Fall is high season for Twin Cities home tours

  • Article by: LYNN UNDERWOOD , Star Tribune
  • Updated: September 9, 2013 - 1:20 PM

Hundreds of houses will be open for inspection this month. Which is your tour du jour?

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A modern Lake Minnetonka residence on the Homes by Architects Tour.

Fall heralds the start of school, Vikings games and picking apples at the orchard. It’s also high season for home tours, when dozens of architects, builders and remodelers get to show what they can do.

With three different events on this month’s calendar — the Parade of Homes, the Homes by Architects Tour and the Remodelers Showcase — the welcome mats are out every weekend in September.

This rite of fall is part gawkfest and part matchmaking event for serious shoppers seeking the right builder, architect or kitchen layout. But which tour is right for you? Here’s a snapshot of each event. We’ll also profile some enterprising homeowners and their projects — with lots of photos — in upcoming Sunday Homes.

So slip off your shoes and pull on some blue-paper booties. It’s home-tour time.

PARADE OF HOMES

What: More than 300 new model homes — many furnished and decorated — are open across the Twin Cities. Keen on green? The Green Path Energy Efficient tour features 140 sustainable homes.

When: Noon-6 p.m. Thursdays through Sundays, through Sept. 29.

Cost: Free. For a $5 donation to the Builders Outreach Foundation, you can get an inside look at three “Dream Homes” priced at $1 million-plus.

In a nutshell: The granddaddy of the home tours started in 1949 with 12 dwellings, and peaked at 1,249 in 2006 during the housing boom. The Parade offers an inside look at everything from a St. Louis Park condo starting at $140,000 up to a 5,500-square-foot Colorado-style retreat boasting several floor-to-ceiling stone fireplaces, priced at $1.87 million.

The builders, all members of the Builders Association of the Twin Cities (BATC), showcase many homebuyers’ top-of-the-list features — open floor plans with centrally located spacious kitchens, lower-level entertainment spaces decked out with sophisticated, upscale bars and high-tech home-automation systems. Visitors can gather ideas on colors, finishes, furnishings and lighting in the decorated spaces.

How to get started: Pick up a guidebook with maps at Holiday Station Stores, or visit the BATC website at www.paradeofhomes.org.

HOMES BY ARCHITECTS TOUR

What: 23 remodeled or newly built custom homes designed by architects for homeowners who currently live there.

When: 10 a.m.-5 p.m. Sept. 21-22.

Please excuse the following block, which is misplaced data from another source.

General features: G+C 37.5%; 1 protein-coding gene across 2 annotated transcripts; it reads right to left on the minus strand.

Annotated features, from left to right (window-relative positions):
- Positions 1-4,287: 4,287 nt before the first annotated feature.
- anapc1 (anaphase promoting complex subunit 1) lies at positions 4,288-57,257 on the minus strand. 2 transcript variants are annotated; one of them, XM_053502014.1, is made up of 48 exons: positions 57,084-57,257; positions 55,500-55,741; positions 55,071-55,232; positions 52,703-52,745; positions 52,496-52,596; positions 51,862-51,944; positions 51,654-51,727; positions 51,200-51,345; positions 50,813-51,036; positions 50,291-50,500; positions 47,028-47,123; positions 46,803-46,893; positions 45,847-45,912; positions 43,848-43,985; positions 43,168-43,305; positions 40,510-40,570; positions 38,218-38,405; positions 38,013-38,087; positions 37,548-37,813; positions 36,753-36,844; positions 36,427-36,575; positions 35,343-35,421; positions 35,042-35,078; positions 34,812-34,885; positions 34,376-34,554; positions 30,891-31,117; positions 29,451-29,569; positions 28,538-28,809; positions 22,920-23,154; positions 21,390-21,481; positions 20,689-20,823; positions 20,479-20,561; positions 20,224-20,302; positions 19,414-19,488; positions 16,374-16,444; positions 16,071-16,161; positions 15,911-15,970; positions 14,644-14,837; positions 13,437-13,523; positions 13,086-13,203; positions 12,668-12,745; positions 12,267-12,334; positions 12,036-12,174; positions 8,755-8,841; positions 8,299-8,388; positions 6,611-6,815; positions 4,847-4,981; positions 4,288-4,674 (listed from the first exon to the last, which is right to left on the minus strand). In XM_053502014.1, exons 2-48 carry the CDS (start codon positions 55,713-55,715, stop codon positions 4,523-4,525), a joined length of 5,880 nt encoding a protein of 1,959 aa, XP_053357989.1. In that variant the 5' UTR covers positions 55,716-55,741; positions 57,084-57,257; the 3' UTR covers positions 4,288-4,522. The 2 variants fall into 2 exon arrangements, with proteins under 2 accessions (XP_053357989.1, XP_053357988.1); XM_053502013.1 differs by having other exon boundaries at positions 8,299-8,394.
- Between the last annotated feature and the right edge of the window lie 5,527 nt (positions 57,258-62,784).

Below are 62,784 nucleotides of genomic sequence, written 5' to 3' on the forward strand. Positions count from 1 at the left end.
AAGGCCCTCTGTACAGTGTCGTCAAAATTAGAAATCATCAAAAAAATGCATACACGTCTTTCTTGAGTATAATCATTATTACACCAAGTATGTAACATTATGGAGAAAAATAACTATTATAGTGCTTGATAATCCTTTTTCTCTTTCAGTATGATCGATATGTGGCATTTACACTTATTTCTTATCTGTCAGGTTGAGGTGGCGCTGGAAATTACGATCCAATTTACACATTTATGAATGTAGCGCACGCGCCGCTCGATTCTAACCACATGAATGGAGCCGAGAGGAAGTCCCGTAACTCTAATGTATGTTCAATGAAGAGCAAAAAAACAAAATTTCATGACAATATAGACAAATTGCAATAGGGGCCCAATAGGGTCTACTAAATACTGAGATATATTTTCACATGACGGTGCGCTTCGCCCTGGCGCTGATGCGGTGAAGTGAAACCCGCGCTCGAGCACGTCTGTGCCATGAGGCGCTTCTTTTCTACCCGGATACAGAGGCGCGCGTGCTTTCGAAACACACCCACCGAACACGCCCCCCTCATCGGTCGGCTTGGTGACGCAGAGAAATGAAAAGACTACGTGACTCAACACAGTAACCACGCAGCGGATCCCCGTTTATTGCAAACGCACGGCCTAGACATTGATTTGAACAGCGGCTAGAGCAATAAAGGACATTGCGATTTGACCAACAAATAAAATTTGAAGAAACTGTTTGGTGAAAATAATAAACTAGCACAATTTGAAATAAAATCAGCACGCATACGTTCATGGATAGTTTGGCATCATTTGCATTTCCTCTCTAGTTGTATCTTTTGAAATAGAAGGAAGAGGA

Where: Twin Cities metro area and western Wisconsin.

Cost:. $15 in advance online (at www.homesbyarchitects.org) until 4 p.m. Sept. 20. Tickets are available at homes during the tour for $20, or $10 for an individual home.

In a nutshell: The Minnesota Chapter of the American Institute of Architects (AIA) event was launched in 2008 to showcase the talents of the state’s residential architects.

This year, there are nine remodelings and 14 new homes representing a variety of styles and budgets, ranging from an updated kitchen in a century-old Georgian-style home to an ultra-modern family home with panoramic views of Lake Minnetonka. Not sure what an architect brings to the table? They’ll be in the homes to answer questions.

Architect Ashley Mitlyng, chairwoman of the tour committee, said the number of visitors has grown dramatically each year. “People are discovering that bigger is not always better,” she said. “Working with the quality of space rather than the quantity — that’s where an architect excels.”

REMODELERS SHOWCASE

What: Tour 88 homes — some with remodeled spaces, others newly built after a home was torn down.

When: 1-7 p.m. Sept. 27, noon-6 p.m. Sept. 28-29.

Cost: Free. For a $5 donation to the Builders Outreach Foundation, you can get an inside look at three “Dream Remodeled Homes.”

In a nutshell: The wide variety of remodels have addressed many common homeowner headaches since the event was launched by BATC in 1988. This year, projects range from creating an outdoor connection with a new porch, knocking down walls to make a great room and a total renovation of an 1880s barn. Kitchens are still the most popular project — all but seven of the homes feature some kind of kitchen update. The showcase is also a chance to see new products, materials and the craftsmanship of remodeling pros, who will be in the homes to answer questions. Check out the free seminars on how to renovate a classic bungalow, top 10 kitchen design mistakes and the art of home TV.

How to get started: Pick up a guidebook with a map at Holiday Station Stores, or visit the BATC website at www.paradeofhomes.org.

Lynn Underwood • 612-673-7619







 

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